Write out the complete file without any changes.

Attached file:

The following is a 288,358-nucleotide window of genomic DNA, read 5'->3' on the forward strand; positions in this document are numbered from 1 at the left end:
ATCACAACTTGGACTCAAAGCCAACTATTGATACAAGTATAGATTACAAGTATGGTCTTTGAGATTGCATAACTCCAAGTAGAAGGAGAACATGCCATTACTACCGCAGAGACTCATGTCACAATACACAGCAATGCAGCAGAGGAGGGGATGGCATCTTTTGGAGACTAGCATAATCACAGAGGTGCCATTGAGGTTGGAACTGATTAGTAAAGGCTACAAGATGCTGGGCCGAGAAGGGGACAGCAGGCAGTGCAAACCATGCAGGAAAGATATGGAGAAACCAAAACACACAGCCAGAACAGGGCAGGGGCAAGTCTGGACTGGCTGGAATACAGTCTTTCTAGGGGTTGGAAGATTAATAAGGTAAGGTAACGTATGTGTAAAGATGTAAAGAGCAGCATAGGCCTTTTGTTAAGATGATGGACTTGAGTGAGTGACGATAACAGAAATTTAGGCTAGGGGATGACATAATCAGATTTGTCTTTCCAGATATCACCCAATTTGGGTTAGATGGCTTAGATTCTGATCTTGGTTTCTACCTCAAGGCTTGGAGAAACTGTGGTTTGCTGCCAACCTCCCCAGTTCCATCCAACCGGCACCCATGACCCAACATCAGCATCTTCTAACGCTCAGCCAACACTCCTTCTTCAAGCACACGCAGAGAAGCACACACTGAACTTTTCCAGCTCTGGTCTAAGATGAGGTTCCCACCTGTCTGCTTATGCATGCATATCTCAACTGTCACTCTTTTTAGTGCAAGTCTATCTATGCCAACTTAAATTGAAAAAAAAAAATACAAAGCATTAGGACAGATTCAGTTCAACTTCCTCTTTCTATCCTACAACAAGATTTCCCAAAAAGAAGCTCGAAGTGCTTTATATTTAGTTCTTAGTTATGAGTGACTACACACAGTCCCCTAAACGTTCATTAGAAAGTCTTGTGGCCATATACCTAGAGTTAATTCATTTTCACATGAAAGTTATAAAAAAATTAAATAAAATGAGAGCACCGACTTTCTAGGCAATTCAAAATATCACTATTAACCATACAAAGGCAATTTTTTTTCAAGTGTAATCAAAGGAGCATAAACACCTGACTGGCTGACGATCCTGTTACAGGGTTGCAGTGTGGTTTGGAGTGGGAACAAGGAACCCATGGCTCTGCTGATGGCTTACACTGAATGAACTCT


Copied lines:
The following is a 288,358-nucleotide window of genomic DNA, read 5'->3' on the forward strand; positions in this document are numbered from 1 at the left end:
ATCACAACTTGGACTCAAAGCCAACTATTGATACAAGTATAGATTACAAGTATGGTCTTTGAGATTGCATAACTCCAAGTAGAAGGAGAACATGCCATTACTACCGCAGAGACTCATGTCACAATACACAGCAATGCAGCAGAGGAGGGGATGGCATCTTTTGGAGACTAGCATAATCACAGAGGTGCCATTGAGGTTGGAACTGATTAGTAAAGGCTACAAGATGCTGGGCCGAGAAGGGGACAGCAGGCAGTGCAAACCATGCAGGAAAGATATGGAGAAACCAAAACACACAGCCAGAACAGGGCAGGGGCAAGTCTGGACTGGCTGGAATACAGTCTTTCTAGGGGTTGGAAGATTAATAAGGTAAGGTAACGTATGTGTAAAGATGTAAAGAGCAGCATAGGCCTTTTGTTAAGATGATGGACTTGAGTGAGTGACGATAACAGAAATTTAGGCTAGGGGATGACATAATCAGATTTGTCTTTCCAGATATCACCCAATTTGGGTTAGATGGCTTAGATTCTGATCTTGGTTTCTACCTCAAGGCTTGGAGAAACTGTGGTTTGCTGCCAACCTCCCCAGTTCCATCCAACCGGCACCCATGACCCAACATCAGCATCTTCTAACGCTCAGCCAACACTCCTTCTTCAAGCACACGCAGAGAAGCACACACTGAACTTTTCCAGCTCTGGTCTAAGATGAGGTTCCCACCTGTCTGCTTATGCATGCATATCTCAACTGTCACTCTTTTTAGTGCAAGTCTATCTATGCCAACTTAAATTGAAAAAAAAAAATACAAAGCATTAGGACAGATTCAGTTCAACTTCCTCTTTCTATCCTACAACAAGATTTCCCAAAAAGAAGCTCGAAGTGCTTTATATTTAGTTCTTAGTTATGAGTGACTACACACAGTCCCCTAAACGTTCATTAGAAAGTCTTGTGGCCATATACCTAGAGTTAATTCATTTTCACATGAAAGTTATAAAAAAATTAAATAAAATGAGAGCACCGACTTTCTAGGCAATTCAAAATATCACTATTAACCATACAAAGGCAATTTTTTTTCAAGTGTAATCAAAGGAGCATAAACACCTGACTGGCTGACGATCCTGTTACAGGGTTGCAGTGTGGTTTGGAGTGGGAACAAGGAACCCATGGCTCTGCTGATGGCTTACACTGAATGAACTCT